By Maziar Ghaderi, storyteller & visual communicator
Now I can tell you about how Elizabeth (Betsy) Lane helped bring to life some of the most culture-defining art institutions that Vancouver has ever seen. I could tell you how she was the first chair of the British Columbia Arts Board as well as countless other committees, and has been awarded with an honorary Doctor of Laws from Simon Fraser University.
But of course her uncompromising modesty wouldn’t take kindly to that. Plus what would her fellow art-crusaders brag about when asked about their dear friend and colleague, Betsy?
Elizabeth Lane has worked tirelessly to establish the aesthetics and cultural institutions that Vancouver enjoys today. “I think they are terribly important for the enjoyment of life,” Elizabeth explains while chatting on a cushioned bench adjacent to a giant metal crab at one of her favourite communal staples, the Museum of Vancouver.
From her medley of passions, civic arts always seemed to bubble to the forefront of her efforts. For her, an address was more than what was scribbled on an envelope. In addition to running well, it was important for a hometown to look good too. Rubbing shoulders with Yankee hotshots, well-established in design and architecture, Elizabeth stirred up the local cultural community to change the face of Vancouver forever. From the first live flower plants in downtown Vancouver to the arrest of “sign jungle” advancements, the Civic Arts Committee made sure that every route would be scenic in our fair Cascadian city by the sea.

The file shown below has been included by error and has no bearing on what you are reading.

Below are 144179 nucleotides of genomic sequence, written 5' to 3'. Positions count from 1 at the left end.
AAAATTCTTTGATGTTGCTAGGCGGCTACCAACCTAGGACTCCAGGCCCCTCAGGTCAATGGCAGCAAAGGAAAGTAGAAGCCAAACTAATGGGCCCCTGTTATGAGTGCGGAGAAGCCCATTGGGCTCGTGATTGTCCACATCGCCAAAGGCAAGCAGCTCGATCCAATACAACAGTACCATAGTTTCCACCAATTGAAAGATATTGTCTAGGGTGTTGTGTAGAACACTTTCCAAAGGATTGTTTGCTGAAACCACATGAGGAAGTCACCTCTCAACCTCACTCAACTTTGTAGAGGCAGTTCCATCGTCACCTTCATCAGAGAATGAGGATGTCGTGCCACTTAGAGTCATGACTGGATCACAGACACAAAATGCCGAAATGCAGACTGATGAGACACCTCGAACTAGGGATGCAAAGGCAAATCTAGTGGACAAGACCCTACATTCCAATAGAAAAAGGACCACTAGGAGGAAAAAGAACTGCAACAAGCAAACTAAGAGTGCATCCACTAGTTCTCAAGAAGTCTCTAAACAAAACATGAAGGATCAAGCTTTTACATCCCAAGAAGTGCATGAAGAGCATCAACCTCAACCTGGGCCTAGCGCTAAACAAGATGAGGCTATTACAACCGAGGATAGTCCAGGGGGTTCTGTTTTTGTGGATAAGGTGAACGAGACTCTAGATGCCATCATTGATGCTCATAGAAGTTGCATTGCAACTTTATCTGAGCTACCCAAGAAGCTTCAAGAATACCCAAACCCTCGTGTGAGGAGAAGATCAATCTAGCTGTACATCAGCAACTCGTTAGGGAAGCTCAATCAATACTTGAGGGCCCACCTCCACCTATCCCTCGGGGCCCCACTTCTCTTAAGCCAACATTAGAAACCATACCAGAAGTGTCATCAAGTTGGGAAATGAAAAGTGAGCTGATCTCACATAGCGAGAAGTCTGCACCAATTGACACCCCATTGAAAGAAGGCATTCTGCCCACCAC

Elizabeth was as hesitant to rave about her feats as she was sticking a label on her favourite forms of art. The time she spent in London spurred on her love of theatre, and having studied ballet in her youth, dance has always caught her attention.
When not chasing her grandkids throughout the house, she has always had an interest in promoting arts in the education field. “Good art captures the imagination and makes some contribution to the field so as to expand horizons for the next generation.”
“It’s been more difficult in North America than in Europe to value the arts because Europe has a stronger tradition in supporting the arts. The North American attitude is that of a young country. We’ve been looking at developing industry and it’s made arts less important. It’s changing, but slowly,” says Lane.
“It’s still a difficult sell, and you ask why? Well, I think it comes from our education system because it’s the people that have been exposed to the arts that give support later in life.”
When asked about the road ahead, Elizabeth admires the community-focused approach taken by the Arts Council despite their fiscal challenges.
Fuelled by her love of the arts, Elizabeth Lane has been involved in art advocacy on a national, international and provincial level. And fitting of her modesty, this vibrant woman attests her success to lady luck.